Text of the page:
The H Word: Soviet Russia’s Hydrogen Bomb

Official Soviet Peace Rally Source: USA-USSR Society for Cultural Relations: Soviet Politics and the Aesthetics of the Communist State. 200.

Official Soviet Peace Rally
Source: USA-USSR Society for Cultural Relations: Soviet Politics and the Aesthetics of the Communist State. 200.

In 1953, the USSR set off their first hydrogen bomb at the Semipalatinsk test site in Kazakhstan. This “super-bomb” was determined to surpass the power of their atomic bomb, which they had detonated four years prior. The hydrogen bomb explosion was “many times greater than that of the atom bomb” and the project was headed by two Russian physicists: Igor Kurchatov and Andrei Sakharov, who designed the bomb based on an image of a “layer cake.”

At the time of the test-explosion, Russia was the sole owner of any plans regarding a hydrogen bomb. Previously, through espionage work in the United States, they managed to gather atomic bomb plans. The United States did not manage to create their own hydrogen bomb until the following year.

US Newspaper headline, responding to the Soviet H-Bomb tests. (Source: The Detroit Free Press)

US Newspaper headline, responding to the Soviet H-Bomb tests. (Source: The Detroit Free Press)

Following the tests of the hydrogen bomb, Russia then tested multiple new versions of the atomic bomb. Through similar research, the soviets also attempted to continue work on producing efficient forms of atomic energy to use towards “peaceful progress.” While working on the hydrogen bomb, however, the United States feared that they would “lose the world to Russia.” Essentially, we would lose the arms race.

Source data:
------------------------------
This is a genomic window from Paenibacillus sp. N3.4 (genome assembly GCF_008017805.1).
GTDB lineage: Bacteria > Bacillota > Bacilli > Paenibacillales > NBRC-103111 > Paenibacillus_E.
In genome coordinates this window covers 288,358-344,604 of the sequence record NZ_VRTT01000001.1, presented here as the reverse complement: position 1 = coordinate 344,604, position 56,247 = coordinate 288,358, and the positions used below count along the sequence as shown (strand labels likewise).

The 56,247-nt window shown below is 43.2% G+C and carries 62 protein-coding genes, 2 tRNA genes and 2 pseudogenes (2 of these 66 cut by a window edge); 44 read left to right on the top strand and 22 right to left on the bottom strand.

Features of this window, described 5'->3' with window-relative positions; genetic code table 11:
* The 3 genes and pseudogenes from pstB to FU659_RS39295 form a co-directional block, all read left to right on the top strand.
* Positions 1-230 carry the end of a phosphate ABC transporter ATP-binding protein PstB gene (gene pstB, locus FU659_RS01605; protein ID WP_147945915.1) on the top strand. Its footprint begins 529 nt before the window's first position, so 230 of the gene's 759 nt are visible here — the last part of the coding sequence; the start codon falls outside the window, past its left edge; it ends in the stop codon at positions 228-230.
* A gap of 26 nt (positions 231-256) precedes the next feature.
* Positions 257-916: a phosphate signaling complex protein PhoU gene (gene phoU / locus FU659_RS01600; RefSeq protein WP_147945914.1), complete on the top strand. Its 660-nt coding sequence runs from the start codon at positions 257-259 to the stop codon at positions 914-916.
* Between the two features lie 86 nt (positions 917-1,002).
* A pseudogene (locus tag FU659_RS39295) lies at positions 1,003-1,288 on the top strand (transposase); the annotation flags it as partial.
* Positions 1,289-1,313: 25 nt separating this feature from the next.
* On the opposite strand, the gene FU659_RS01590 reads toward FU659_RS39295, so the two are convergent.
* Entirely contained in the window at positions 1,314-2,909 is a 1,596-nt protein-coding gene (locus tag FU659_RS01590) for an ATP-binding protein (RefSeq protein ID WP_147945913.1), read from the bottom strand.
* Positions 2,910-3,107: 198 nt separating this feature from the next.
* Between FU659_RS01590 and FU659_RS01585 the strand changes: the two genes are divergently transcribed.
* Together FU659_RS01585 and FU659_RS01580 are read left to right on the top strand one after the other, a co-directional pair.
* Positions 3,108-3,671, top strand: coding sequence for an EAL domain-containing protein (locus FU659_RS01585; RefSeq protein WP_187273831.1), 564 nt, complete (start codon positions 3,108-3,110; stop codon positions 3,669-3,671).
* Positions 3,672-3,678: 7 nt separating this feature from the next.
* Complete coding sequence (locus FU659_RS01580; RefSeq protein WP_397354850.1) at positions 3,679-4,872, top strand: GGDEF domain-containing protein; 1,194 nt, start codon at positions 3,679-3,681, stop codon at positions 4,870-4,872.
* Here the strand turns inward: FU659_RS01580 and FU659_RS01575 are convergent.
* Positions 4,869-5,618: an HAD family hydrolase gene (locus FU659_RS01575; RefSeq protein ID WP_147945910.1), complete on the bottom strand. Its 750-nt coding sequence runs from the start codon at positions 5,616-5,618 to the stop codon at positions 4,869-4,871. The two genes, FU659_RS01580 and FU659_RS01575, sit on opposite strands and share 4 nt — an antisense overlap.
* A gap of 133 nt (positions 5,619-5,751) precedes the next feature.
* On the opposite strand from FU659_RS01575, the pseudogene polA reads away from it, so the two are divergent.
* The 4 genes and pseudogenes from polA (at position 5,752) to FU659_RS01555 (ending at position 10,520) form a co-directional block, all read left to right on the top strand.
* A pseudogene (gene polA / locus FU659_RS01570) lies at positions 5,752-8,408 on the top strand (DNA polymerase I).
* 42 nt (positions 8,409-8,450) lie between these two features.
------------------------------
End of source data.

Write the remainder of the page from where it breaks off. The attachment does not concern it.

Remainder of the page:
Although things looked to be in Russia’s favor, Russian chairman of the Council of Ministers Georgii Malenkov feared the growing global tensions due to the creation of the hydrogen bomb. He stated in a 1954 speech that the growing danger of “a new world war, which with modern weapons means the end of world civilization.” This pretty much destroyed his political career, as many other leaders believed this would cause fear and discontent amongst the Russian people.

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Siegelbaum, Lewis. “1954: Hydrogen Bomb.” Seventeen Moments in Soviet History. Web. 24 Oct 2014. <http://soviethistory.macalester.edu/index.php?page=subject&SubjectID=1954bomb&Year=1954>.

The Current Digest of the Russian Press: http://dlib.eastview.com.ezproxy.lib.vt.edu:8080/browse/doc/13833946 (GOVERNMENT ANNOUNCEMENT OF TEST OF A HYDROGEN BOMB IN THE SOVIET UNION)

The Current Digest of the Russian Press: http://dlib.eastview.com.ezproxy.lib.vt.edu:8080/browse/doc/13834143 (TASS REPORT ON TESTS OF NEW TYPES OF ATOMIC BOMBS IN THE SOVIET UNION)

By, W.L. (1950, Jan 2Smilie: 8). BUILD NEW BOMB, DR. UREY DEMANDS. New York Times (1923-Current File) Retrieved from http://ezproxy.lib.vt.edu:8080/login?url=http://search.proquest.com/docview/111542345?accountid=14826

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